Slide 21 provides review of certain expense line items. As David already addressed LOE, I will start with G&A. Our G&A expense was $18 million for the third quarter, essentially flat from the prior quarter and in line with our expectations. On a year-to-date basis our G&A expense was down 11% from the prior year period. We expect G&A expense in the fourth quarter of 2019 to be similar to the third quarter in the upper teens, with stock-based compensation again representing roughly $3 million of that amount. Net interest expense was $23 million this quarter, a slight increase from last quarter due primarily to the amortization of noncash debt discount for the notes we issued in the June 2019 exchange transactions. On the bottom portion of this slide, there is a detailed breakout of the components of interest expense and you will note cash interest remain consistent.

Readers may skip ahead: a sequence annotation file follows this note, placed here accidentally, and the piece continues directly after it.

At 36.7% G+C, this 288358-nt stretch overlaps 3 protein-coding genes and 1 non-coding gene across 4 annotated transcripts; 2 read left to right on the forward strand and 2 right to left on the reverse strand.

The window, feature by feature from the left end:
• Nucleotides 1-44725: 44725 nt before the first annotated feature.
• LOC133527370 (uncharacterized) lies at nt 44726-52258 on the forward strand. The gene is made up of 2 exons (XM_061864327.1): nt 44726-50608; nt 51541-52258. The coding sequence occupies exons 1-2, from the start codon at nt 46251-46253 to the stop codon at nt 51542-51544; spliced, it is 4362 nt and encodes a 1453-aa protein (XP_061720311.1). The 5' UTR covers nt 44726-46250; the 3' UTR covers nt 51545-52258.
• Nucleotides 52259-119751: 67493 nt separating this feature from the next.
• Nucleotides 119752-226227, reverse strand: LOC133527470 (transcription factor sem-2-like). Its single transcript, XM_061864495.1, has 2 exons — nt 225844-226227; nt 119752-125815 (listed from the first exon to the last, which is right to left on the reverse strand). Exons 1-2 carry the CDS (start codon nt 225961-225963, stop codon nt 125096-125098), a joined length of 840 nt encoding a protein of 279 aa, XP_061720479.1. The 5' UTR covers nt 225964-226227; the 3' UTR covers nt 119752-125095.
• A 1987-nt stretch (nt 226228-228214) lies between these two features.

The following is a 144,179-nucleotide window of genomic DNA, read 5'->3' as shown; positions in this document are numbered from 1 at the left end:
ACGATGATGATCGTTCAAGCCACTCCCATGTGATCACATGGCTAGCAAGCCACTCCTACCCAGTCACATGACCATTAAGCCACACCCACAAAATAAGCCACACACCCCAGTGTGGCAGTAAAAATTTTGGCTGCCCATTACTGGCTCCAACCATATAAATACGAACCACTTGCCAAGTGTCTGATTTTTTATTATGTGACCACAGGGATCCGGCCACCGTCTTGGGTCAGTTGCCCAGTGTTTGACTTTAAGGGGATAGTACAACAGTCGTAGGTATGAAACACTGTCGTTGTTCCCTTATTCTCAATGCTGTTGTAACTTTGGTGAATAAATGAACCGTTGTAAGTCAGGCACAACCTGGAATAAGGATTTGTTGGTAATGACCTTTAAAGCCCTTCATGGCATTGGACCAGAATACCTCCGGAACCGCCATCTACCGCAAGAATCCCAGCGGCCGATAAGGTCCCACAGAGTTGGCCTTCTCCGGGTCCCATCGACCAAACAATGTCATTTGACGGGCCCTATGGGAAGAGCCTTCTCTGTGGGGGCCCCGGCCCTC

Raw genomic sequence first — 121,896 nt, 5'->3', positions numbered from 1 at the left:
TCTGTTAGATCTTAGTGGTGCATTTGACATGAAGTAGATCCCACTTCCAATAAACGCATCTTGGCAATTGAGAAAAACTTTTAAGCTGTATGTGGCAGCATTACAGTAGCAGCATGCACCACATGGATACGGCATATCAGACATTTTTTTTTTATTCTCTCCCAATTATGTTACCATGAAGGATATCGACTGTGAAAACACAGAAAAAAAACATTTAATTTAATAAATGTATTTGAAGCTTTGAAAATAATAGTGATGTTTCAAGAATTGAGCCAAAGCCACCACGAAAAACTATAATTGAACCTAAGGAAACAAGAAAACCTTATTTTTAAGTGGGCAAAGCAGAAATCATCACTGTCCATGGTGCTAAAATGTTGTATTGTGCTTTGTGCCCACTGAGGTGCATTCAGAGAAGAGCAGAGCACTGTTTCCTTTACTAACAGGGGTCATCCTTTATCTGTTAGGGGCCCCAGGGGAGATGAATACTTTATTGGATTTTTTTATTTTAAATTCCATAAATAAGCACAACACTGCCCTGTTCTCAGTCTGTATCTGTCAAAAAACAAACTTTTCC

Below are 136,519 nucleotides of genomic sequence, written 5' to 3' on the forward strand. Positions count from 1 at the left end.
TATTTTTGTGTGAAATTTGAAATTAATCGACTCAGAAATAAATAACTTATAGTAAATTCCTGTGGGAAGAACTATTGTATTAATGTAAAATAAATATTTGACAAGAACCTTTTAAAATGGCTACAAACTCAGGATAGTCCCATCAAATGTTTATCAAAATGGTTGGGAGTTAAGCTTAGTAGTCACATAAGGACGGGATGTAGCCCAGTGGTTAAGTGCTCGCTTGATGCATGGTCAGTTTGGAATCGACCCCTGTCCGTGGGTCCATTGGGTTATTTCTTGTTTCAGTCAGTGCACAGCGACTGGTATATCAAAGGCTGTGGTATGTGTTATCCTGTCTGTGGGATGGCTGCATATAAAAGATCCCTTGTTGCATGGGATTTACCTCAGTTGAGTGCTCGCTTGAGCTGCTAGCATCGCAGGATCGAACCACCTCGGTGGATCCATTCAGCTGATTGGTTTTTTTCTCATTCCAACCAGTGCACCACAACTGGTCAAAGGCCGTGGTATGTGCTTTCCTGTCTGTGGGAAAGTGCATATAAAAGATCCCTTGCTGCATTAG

Capitalized interest was approximately $9 million for the third quarter and we currently expect our capitalized interest to be in the $7 million to $9 million range for the fourth quarter of 2019. Our depletion and depreciation expense this quarter was $55 million, a decrease of $3 million from the prior quarter due primarily to the curtailment of CO2 production in the Rockies as a result of plant maintenance at the CO2 source plant. As this item only impacted the third quarter, we expect DD&A will be back in the $60 million range for the fourth quarter of 2019.

The next slide provides a current summary of our oil price hedges. Since the second quarter call, we have added to our hedges in the fourth quarter of 2019 and have continued to layer in hedges for 2020. We plan to continue to layer in additional hedges as we see attractive pricing levels. The weighted average floor price for our 2020 oil hedges is currently about $59 per barrel, similar to our average realized oil price through the first 9 months of 2019 with more than 3/4 of our contracts providing for upside exposure.